Department of Labor Farm Regulations are Full of Bull

It is bad enough that the teenage unemployment rate is the highest among the age groups. But according to the Daily Caller, the Depar

tment of Labor has proposed regulations that will essentially destroy a generation of potential future farmers. The proposed new rules would prohibit children under the age of 18 from performing most farm chores – that is, anything involving the storing, marketing and transport of raw farm materials.

After an outcry from rural

families and their legislators, the rules were revised to excempt families employing their own children. But the rules would still affect programs such as 4-H and FFA, which would have their certification approvals revoked by the government.

The reason for this nonsensical nanny-ism? Safety. Children employed in agricultural jobs are more likely to be injured than those in non-agricultural jobs, but according to a Department of Agriculture study, the rate of injury per 1,000 farms fell 40 percent over eight years. Also, according to the Centers for Disease Control, while unintentional injuries are the leading cause of death among children ages 1 to 19, the majority of these injuries are caused by auto or accidents or pedestrian and bicycle-related accidents.

So which is safer – selling a cow at a livestock auction or driving down a busy urban highway to get to a job at a fast food restaurant? Evidently, as the DOL sees it, the livestock auction is fraught with danger…the I-405 interchange in Los Angeles? Not so much.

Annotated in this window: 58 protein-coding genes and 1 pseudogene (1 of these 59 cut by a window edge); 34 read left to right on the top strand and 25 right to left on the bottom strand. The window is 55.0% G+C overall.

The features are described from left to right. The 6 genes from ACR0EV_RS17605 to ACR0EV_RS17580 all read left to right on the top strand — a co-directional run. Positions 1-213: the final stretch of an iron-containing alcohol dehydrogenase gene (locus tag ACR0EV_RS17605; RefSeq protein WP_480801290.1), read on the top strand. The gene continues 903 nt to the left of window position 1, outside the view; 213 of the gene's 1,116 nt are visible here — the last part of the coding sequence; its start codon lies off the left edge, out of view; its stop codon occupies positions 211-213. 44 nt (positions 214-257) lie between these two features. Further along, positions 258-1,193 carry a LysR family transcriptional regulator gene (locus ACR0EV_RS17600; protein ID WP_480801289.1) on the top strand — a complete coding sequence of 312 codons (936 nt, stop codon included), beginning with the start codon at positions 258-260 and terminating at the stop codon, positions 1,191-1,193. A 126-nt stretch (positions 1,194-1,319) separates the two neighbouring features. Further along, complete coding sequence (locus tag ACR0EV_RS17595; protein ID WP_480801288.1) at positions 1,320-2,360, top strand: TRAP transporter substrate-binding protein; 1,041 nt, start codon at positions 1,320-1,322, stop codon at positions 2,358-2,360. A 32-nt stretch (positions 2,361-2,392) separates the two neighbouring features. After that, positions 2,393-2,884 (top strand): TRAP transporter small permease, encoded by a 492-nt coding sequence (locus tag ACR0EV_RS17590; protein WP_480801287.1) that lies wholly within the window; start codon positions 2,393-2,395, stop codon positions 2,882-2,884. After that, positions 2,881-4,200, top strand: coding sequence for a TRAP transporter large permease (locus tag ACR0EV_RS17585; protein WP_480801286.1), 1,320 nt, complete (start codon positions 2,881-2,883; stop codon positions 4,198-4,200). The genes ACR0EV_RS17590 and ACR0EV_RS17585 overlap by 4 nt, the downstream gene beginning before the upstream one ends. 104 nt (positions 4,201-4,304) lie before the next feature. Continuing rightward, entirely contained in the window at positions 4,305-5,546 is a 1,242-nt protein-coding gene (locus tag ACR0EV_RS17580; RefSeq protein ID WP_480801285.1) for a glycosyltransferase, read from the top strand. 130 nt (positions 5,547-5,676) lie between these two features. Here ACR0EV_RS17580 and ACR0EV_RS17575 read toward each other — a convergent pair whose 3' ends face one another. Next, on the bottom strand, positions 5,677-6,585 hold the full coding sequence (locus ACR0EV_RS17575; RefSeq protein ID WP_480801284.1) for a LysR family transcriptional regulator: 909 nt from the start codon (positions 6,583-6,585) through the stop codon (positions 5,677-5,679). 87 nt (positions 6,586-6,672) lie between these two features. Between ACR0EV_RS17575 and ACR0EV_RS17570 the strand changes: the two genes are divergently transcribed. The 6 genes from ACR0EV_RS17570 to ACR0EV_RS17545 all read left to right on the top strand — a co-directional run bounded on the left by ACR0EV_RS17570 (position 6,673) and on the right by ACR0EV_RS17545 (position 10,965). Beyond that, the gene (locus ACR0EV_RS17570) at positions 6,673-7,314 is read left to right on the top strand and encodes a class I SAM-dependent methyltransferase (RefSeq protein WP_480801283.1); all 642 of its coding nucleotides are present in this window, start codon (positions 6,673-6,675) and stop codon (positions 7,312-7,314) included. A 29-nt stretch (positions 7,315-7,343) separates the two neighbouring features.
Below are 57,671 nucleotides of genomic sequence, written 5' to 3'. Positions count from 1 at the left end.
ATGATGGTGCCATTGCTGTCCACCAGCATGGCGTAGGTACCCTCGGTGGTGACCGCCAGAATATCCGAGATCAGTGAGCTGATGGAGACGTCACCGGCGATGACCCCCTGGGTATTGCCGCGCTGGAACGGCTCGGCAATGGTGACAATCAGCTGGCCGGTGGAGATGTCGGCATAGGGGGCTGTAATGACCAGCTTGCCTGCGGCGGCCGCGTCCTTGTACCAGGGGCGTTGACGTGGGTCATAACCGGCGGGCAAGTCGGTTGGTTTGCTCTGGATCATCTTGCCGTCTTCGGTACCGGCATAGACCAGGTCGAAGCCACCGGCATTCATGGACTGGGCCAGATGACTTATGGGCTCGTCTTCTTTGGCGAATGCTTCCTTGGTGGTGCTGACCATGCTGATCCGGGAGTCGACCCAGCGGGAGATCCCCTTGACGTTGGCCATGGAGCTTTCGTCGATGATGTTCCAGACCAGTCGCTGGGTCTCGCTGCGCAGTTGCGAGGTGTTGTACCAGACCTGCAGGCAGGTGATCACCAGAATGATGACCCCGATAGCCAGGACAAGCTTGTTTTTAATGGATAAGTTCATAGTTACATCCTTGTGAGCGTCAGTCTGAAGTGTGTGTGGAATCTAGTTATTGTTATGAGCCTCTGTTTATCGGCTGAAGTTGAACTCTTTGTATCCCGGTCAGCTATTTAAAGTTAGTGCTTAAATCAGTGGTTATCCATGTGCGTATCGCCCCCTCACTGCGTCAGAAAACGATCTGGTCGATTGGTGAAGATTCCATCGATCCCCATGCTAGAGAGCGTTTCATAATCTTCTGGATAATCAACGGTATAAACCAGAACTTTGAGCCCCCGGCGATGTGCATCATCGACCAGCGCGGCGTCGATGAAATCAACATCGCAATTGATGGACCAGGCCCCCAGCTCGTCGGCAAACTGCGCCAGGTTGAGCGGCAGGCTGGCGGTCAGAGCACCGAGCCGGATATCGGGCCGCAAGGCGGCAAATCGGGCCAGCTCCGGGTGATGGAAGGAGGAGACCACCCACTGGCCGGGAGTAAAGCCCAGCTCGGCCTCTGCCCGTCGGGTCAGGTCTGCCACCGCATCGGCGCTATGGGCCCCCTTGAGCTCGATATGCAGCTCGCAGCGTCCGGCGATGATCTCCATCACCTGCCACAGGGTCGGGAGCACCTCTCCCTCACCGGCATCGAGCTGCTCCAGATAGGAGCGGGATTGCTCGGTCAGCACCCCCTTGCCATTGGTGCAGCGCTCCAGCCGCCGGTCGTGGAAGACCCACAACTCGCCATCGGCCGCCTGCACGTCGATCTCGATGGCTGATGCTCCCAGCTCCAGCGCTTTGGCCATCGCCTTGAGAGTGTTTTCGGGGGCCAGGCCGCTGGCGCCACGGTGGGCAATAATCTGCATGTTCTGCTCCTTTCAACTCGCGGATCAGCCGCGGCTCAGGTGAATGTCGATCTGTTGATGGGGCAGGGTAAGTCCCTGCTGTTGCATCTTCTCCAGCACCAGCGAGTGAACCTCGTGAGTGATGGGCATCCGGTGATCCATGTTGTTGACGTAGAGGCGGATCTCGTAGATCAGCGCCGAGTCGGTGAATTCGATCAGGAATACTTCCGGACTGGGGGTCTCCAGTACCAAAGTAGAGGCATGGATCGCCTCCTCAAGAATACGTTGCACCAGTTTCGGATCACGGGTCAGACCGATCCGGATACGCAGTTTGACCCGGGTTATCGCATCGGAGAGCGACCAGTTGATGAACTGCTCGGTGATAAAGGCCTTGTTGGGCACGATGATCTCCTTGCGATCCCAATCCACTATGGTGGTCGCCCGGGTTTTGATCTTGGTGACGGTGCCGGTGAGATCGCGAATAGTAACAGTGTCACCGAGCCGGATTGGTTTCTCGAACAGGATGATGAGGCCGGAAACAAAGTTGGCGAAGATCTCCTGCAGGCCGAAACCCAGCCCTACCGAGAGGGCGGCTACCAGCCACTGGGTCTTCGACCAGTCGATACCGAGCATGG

Comments (2)

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  1. Devon Herrick says:

    I grew up on a farm in a rural farming community far away from a town of any size. The local businesses and stores would hire teenagers for summer jobs and part time labor. But there were far more teens than there were jobs in small town with few retail enterprises. For all but those teens with the best familial connections, farm work was where most could expect to gain summer employment. Driving a tractor, helping with irrigation, shoveling grain, feeding cows, driving a truck during harvest were some of the tasks many teenage boys could look forward to. Laws making this illegal will deprive many farms of seasonal labor needed to function and deprive kids of the temporary employment they depend on for spending money for dates, funds to purchase cars and savings for college.

  2. essaycapital says:

    I totally agree with this article.